After holding the conservative Christian view on marriage handed to me by my culture, family, and my church for my entire life, I had in the year prior to the close of Obergefell v. Hodges realized that there was nothing in Christianity or common sense that conflicted with being gay. And a few months after that honest realization, I actually accepted myself as a homosexual after years of intense, confusing psychological denial. And at the time the Supreme Court announced this decision, I had only come out to a few close friends. I didn’t have any idea of what was next for me. I still didn’t know when I would tell family, or even if I would ever tell them.
It is now one year later after the Supreme Court of the United States upheld and further enacted the finest and most meaningful of its constitutive principles about the dignity of human beings.
It is one year later after our nation’s highest court ruled in favor of the plaintiffs in Obergefell v. Hodges, two of which are a couple from Tennessee, where, in my ignorance, naiveté, and twisted self-denial, I had taken one of my first turns as a voter a decade ago to help my home state deny me a right that I later would have done everything I could do to fight for.
Now, I don’t have to fight to overturn a law passed by own vote cast out of an unwillingness to see myself and allow others what is rightfully theirs. My vote for inequality and my grounds for hiding are now obsolete.
The limitation of marriage to opposite-sex couples may long have seemed natural and just, but its inconsistency with the central meaning of the fundamental right to marry is now manifest.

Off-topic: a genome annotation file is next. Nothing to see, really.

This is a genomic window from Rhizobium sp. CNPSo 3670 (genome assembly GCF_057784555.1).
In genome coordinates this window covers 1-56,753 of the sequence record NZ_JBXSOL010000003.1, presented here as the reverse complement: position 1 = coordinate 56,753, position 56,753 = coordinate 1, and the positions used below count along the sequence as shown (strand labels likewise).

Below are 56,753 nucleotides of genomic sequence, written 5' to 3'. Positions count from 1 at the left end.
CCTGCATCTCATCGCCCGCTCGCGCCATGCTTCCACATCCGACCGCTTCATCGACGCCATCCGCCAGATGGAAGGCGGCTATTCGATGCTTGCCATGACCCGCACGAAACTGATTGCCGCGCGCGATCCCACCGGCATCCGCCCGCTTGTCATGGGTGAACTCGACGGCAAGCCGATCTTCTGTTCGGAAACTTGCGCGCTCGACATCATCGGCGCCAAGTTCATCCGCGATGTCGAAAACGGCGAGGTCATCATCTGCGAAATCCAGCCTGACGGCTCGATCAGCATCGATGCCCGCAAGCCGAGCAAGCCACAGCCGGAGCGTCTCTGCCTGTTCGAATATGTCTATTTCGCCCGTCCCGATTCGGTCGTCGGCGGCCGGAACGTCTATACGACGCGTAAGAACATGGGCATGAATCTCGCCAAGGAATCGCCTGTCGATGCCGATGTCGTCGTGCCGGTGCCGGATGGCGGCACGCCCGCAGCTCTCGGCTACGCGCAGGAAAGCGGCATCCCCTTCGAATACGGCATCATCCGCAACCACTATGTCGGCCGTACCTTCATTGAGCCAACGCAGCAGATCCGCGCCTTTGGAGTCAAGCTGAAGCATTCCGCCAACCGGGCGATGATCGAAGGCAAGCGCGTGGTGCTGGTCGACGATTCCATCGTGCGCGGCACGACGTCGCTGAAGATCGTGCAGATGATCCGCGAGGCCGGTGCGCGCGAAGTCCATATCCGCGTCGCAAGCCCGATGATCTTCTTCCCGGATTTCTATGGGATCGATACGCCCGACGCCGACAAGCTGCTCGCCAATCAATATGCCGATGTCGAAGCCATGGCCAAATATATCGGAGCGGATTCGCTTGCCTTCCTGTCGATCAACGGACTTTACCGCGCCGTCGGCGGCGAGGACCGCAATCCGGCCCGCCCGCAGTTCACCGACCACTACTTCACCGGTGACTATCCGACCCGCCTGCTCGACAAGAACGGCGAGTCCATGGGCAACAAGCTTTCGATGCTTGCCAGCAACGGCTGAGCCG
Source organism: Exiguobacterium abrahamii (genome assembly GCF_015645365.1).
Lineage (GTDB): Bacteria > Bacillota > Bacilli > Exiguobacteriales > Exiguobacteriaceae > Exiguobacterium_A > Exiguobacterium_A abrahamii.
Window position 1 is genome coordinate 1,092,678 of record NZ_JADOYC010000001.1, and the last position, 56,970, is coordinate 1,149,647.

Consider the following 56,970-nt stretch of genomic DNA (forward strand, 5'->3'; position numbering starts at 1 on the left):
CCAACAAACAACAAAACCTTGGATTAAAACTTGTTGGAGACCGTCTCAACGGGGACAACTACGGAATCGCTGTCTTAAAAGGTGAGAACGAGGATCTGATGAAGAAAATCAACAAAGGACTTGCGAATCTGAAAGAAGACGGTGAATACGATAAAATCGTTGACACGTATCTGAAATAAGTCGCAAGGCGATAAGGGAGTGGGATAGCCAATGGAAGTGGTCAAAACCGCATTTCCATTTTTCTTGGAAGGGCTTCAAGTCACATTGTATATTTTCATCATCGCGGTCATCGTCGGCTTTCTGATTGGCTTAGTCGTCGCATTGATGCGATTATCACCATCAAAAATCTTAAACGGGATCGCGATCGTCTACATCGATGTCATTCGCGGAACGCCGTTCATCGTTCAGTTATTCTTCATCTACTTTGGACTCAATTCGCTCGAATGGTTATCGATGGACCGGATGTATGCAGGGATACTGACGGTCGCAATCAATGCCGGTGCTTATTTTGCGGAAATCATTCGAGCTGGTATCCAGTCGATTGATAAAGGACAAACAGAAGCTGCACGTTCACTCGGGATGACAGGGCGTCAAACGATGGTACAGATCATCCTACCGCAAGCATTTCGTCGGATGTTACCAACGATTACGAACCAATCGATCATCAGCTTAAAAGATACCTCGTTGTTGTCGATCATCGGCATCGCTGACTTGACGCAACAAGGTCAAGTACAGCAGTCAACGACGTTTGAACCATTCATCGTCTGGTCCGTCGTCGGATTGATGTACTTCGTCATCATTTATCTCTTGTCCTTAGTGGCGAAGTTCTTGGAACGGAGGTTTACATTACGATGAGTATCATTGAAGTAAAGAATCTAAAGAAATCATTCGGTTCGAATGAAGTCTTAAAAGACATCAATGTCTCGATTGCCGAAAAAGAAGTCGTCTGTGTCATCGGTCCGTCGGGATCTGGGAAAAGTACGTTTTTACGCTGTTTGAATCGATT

Now, today, one year since I sat in my office not getting any work done, I have left that desk for good and have resigned my position at my church. I’m also approaching three months worth of an immensely happy relationship with an old friend from high school who contacted me when he saw my video, “Being Seen.” And, I never, ever knew that life could be as good as this.
You can be who you are.
You can be who you are.
These words have become a sort of personal liturgy for me, and the discovery of their truth still fuels and fascinates me. (I Instagram flowers SO much more than I ever thought I could.)
And so now, one year later after watching the decision of the Supreme Court of the United States play out across our nation as a timid, closeted Christian filled with uncertainty, I am openly gay.
The outcome of Obergefell v. Hodges, with the way it signaled to the church and our society how we the people would insist on and finally have and uphold equality, helped in a major way to set in motion a (rather miraculous) sequence of events involving things like the Wild Goose Festival, some real-life literary characters I had known from books showing up as angels, and a community of welcome and inclusion just suddenly being dropped into my lap (or discovering that much of it was there all along). It all culminated in my coming out completely three months ago, only nine months after that day I didn’t get any work done. You can read the whole story here.